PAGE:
Emergency Communications When Nothing Else Works

Firefighters face an array of obstacles as they relay information in inhospitable situations. But a high-tech vest made from carbon atoms called graphene may be the answer to a serious voice and data transmission problem.

By David Kidd, Photojournalist and Storyteller  |  February 21, 2020
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THE FUTURE OF Community Design

The Challenges that Make Gentrifying Neighborhoods Special

Mixed-income and diverse neighborhoods are good for our cities. There are policies we can pursue that can help to keep housing affordable and protect these communities' legacy residents.

By Jabari Simama, Education and Government Columnist  |  February 24, 2020
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States and the Fiscal Constraints Autonomous Vehicles May Bring

Driverless cars and trucks could provide many benefits, from safer highways to improved mobility, but widespread adoption could shrink the vehicle-related revenue streams that states rely on.

By Kil Huh, The Pew Charitable Trusts  |  February 20, 2020
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An Ambitious Scheme to Bring All of a State’s Data Together

California is working to consolidate all of its geographical data, with the longer-term goal of providing a central portal for everything. It's a chance to enrich governmental collaboration.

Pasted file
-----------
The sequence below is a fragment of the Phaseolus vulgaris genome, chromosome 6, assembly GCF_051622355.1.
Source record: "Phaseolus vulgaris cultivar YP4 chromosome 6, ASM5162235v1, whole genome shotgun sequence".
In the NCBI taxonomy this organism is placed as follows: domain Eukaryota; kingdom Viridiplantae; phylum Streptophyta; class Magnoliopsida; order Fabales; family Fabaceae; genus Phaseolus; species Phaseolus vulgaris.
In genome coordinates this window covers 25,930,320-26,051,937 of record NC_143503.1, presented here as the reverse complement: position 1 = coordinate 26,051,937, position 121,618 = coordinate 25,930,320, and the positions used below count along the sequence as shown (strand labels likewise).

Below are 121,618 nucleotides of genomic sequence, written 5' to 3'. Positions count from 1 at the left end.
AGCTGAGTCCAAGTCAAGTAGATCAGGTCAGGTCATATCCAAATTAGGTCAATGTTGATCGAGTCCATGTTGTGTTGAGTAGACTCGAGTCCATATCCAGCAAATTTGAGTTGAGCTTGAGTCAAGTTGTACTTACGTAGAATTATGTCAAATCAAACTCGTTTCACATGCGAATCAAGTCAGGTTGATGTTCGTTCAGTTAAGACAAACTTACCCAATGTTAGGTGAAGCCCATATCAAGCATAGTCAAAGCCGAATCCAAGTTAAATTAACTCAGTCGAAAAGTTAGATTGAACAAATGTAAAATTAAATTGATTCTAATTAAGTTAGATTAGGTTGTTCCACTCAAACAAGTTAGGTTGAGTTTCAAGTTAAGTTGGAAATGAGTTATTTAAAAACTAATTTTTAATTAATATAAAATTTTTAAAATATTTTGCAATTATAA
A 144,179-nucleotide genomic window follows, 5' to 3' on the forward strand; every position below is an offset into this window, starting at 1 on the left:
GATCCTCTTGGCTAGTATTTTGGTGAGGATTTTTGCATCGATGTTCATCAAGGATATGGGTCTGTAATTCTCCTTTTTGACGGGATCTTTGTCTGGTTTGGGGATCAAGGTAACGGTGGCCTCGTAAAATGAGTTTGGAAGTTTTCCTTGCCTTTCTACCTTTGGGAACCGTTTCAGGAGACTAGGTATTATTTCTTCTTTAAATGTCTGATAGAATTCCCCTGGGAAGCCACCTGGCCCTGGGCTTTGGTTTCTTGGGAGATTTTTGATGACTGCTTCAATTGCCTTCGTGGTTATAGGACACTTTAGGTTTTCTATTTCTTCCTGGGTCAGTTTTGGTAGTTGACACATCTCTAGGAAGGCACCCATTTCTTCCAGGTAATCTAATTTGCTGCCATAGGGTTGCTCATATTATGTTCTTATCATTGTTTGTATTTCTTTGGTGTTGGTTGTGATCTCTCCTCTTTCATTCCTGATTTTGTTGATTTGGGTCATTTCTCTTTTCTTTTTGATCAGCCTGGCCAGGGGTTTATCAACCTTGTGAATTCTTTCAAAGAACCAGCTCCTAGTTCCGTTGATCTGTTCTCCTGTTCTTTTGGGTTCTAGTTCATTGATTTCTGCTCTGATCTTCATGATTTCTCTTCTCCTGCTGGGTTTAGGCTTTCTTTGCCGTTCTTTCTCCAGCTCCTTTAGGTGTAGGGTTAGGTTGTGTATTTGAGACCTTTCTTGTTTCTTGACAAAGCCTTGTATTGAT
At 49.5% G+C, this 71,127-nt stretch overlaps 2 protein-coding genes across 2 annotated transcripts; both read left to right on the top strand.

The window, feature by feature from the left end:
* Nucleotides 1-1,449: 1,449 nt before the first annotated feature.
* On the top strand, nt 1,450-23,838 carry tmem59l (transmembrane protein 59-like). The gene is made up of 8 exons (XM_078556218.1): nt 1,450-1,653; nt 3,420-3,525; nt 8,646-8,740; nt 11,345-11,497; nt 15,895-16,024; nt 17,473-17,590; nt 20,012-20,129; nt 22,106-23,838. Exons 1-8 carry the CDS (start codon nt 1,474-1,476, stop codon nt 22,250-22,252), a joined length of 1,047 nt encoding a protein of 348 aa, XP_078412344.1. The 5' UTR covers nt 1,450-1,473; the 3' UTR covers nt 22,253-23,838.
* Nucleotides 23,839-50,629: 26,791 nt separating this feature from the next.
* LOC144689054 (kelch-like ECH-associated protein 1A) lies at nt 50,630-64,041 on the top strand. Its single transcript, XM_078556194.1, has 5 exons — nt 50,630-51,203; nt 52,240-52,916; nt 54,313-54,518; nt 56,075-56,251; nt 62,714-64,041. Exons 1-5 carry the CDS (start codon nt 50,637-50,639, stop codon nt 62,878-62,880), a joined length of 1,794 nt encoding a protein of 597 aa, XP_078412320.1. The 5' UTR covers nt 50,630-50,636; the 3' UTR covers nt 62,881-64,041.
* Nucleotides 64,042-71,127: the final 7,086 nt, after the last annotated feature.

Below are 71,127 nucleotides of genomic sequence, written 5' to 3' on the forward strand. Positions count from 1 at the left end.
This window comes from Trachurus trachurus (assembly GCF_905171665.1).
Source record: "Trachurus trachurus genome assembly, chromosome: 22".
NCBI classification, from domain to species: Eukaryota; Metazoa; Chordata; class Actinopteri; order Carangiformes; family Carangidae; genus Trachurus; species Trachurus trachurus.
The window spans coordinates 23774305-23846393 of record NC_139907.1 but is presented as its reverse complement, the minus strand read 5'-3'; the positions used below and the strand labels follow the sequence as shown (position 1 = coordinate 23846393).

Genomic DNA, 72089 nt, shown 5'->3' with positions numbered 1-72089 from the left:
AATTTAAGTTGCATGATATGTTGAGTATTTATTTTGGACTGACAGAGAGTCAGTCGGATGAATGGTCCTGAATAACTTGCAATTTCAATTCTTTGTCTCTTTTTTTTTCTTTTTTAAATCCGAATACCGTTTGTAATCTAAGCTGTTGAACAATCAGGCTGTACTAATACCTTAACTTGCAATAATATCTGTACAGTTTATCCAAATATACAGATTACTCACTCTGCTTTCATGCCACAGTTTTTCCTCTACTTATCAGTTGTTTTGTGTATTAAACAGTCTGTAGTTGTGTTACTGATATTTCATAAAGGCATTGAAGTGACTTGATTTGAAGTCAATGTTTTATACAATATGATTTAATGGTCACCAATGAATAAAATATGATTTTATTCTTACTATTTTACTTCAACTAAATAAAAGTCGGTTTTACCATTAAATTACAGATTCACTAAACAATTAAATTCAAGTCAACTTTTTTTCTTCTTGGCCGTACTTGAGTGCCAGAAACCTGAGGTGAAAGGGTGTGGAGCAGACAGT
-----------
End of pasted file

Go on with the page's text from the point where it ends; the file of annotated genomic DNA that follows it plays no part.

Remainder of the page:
By Stephen Goldsmith and Matt Leger, Ash Center, Harvard Kennedy School  |  February 19, 2020
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THE FUTURE OF What’s Happening Now

Why Government Leaders Need to Become Digital Leaders

It gets harder from here. Getting modernization efforts right and avoiding project failures requires that the people at the top of an organization feel comfortable with technology.

By Jennifer Pahlka and Jennifer Anastasoff, Founding Executives, U.S. Digital Service  |  February 19, 2020
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Mayor Welcomes Risk to Spur Innovation and City Growth

What started off as a wrong turn has turned into a home and career for Chris Cabaldon. Through innovation and risk, he has been able to help change West Sacramento into the thriving community it is today.


Roughly half of Gen Z Republicans say they think the government should be doing more to solve problems, compared with 38 percent of millennial Republicans and 29 percent of Gen Xers.

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